Retired psychologist E. Joseph Charny, 90, attended Tree of Life synagogue in Pittsburgh for more than 60 years.
He went to his first service in 1955 and has been a regular at the synagogue in the close-knit Squirrel Hill neighborhood ever since he told the Washington Post.
Charny was inside for Saturday service when Robert D. Bowers, 46, burst in the building heavily armed.
He heard Bowers enter on the floor below. He told the Post:
“It sounded like some big thing falling over, like a coat rack.”
Moments later, the shooter was standing in the doorway of the room where the 90-year-old and several others were waiting for service to start.
That’s when Bowers opened fire. Charny said:
“I looked up and there were all these dead bodies. I wasn’t in the mood to stay there.”
Charny started to run and was joined by the rabbi and his assistant. As a longtime congregant, the 90-year-old knew how to navigate the confusing corridors of the building.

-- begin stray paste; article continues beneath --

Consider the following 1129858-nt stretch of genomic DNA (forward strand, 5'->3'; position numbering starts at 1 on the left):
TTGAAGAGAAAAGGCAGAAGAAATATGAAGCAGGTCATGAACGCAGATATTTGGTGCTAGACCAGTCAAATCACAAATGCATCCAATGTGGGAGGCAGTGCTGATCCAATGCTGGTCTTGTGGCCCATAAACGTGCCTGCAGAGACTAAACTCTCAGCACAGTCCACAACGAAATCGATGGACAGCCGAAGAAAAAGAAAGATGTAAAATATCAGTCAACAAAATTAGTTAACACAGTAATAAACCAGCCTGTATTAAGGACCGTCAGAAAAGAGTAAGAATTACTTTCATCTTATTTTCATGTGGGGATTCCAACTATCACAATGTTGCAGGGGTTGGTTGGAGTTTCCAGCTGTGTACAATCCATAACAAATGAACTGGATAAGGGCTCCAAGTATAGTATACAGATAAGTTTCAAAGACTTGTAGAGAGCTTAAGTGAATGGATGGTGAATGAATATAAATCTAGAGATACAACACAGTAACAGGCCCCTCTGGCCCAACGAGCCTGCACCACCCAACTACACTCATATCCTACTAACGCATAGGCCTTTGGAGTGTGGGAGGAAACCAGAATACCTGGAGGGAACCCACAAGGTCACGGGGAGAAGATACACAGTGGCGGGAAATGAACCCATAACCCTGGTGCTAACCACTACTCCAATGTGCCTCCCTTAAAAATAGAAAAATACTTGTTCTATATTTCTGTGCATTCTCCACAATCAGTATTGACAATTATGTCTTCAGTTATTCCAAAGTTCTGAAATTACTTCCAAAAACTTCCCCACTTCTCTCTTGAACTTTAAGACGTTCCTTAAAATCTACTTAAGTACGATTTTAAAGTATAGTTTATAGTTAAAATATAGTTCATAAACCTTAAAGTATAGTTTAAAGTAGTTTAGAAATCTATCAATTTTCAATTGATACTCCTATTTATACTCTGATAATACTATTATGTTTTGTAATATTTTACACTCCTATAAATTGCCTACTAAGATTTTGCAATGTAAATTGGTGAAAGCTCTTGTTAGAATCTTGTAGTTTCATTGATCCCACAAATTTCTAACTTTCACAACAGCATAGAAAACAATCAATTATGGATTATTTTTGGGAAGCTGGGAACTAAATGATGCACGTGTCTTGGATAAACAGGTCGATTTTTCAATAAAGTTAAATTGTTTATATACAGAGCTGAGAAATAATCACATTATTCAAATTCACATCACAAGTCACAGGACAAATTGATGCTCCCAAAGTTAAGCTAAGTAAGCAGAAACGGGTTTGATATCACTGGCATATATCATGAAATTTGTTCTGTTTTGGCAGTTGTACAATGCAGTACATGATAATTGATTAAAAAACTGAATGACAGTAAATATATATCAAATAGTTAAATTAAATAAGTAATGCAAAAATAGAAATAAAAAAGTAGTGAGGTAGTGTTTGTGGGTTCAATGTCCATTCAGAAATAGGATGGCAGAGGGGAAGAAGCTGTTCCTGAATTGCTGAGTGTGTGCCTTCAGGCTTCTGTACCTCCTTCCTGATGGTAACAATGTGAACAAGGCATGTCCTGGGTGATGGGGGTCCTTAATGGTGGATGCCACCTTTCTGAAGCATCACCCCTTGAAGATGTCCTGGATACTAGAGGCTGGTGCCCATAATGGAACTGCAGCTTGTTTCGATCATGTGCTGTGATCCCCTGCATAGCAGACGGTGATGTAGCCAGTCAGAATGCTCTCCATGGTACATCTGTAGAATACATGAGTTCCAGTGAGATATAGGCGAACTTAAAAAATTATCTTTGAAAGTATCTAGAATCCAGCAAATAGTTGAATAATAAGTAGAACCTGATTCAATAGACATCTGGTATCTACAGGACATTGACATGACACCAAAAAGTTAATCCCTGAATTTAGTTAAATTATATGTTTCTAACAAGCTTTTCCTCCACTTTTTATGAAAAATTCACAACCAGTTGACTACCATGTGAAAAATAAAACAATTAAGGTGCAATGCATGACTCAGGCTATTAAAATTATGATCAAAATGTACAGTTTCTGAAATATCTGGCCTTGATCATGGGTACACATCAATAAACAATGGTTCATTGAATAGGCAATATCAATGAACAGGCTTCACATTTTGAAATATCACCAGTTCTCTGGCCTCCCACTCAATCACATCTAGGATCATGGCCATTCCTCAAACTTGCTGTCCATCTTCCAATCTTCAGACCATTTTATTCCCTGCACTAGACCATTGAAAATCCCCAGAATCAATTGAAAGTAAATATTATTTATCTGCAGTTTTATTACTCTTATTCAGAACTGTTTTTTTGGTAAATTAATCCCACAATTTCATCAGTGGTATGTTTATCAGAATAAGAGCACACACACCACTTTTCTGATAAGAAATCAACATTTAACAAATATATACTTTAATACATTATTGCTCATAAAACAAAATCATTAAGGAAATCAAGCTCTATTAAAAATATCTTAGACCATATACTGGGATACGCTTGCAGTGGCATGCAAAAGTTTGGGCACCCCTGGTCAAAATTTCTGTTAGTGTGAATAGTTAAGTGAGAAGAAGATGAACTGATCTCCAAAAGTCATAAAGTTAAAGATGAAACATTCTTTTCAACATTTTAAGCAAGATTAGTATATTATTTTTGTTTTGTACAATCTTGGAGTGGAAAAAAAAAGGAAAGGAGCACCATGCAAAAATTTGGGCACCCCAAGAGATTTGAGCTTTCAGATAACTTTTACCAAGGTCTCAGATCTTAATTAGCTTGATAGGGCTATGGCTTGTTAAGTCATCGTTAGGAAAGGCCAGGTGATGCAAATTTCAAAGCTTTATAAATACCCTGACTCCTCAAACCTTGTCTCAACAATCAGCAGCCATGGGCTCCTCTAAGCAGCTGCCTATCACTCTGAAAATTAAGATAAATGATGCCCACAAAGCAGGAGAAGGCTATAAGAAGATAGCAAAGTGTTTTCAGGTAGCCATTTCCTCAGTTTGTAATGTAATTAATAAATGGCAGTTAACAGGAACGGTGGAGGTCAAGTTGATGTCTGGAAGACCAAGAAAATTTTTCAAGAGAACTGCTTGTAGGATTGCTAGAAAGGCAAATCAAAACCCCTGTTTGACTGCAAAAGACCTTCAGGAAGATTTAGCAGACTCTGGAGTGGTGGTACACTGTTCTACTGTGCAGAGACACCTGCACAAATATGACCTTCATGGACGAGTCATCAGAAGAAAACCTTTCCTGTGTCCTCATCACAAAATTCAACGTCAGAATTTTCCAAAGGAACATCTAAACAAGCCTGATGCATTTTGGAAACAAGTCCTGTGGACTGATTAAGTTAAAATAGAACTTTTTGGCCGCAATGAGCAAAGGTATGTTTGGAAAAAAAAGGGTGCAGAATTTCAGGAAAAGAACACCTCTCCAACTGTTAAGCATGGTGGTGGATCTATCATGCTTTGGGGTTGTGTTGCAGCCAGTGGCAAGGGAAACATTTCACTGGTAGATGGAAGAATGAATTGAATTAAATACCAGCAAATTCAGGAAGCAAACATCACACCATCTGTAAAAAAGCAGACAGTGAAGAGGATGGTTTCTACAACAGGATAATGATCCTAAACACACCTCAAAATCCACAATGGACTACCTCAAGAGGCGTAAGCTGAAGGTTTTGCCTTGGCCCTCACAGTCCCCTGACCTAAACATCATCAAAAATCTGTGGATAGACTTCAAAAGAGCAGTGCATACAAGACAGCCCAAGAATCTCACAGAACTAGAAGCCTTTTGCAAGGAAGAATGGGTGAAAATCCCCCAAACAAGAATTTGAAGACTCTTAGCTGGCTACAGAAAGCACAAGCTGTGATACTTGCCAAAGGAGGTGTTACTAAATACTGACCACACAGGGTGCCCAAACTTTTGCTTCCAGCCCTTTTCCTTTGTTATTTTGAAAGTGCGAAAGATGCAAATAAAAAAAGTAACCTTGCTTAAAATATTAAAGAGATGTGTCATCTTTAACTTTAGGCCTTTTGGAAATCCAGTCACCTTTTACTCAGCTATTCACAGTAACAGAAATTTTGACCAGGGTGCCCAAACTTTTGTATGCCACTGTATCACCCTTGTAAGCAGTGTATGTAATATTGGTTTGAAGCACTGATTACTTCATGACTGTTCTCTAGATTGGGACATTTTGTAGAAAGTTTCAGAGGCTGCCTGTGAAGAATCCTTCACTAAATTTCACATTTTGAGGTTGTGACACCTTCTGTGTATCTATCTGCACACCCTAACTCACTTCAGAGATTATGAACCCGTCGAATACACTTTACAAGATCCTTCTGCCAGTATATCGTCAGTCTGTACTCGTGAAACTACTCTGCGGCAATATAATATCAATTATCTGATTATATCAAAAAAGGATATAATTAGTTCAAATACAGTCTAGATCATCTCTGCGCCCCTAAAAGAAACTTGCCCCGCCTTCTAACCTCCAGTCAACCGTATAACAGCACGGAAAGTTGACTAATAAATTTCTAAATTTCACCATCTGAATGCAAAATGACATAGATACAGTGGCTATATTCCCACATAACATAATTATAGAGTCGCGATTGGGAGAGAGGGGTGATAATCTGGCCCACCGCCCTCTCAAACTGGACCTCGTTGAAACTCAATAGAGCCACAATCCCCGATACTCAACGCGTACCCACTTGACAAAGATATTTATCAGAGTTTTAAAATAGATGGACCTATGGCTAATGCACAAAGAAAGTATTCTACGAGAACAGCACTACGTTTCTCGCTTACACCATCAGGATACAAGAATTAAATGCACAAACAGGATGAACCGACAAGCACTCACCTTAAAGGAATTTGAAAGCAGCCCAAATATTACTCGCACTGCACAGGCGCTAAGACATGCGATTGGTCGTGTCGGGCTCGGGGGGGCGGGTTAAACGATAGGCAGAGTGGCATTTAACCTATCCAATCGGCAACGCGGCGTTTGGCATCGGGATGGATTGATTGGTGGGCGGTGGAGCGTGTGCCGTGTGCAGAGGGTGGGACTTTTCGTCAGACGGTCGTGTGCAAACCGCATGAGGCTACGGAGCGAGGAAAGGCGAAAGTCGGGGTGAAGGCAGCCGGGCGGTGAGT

It allowed him to hide from Bowers as the shooting went on, he said:
“The building is complicated.It started off small but then has had a lot of additions. So there are a lot of small spaces. The three of us knew the small spaces.”
The three of them waited in a room full of cardboard boxes, unsure of when to come out. Charny said:
“We all knew leaving too soon would have been our deaths.”
According to CNN, Bowers was leaving the synagogue when he was met by police. They engaged in a shootout that left two officers injured and the shooter also wounded.
Authorities were able to take him into custody. Bowers was carrying three handguns and rifle at the time of his arrest. He killed 11 people and injured several others.
Authorities confirmed that he made anti-Semitic statements online shortly before heading to the synagogue.
Minutes before the shooting, he wrote on the social media platform, Gab:
“I can’t sit by and watch my people get slaughtered. Screw your optics, I’m going in.”
He is now facing 29 charges, including using a firearm to commit murder and hate crimes. He could face the death penalty if convicted.
Charny ultimately made it out of the building safely. He managed to run out to the police.
He said, at first, he felt “numb, then thankful.” He’s working to recover from the “terrible” event he experienced.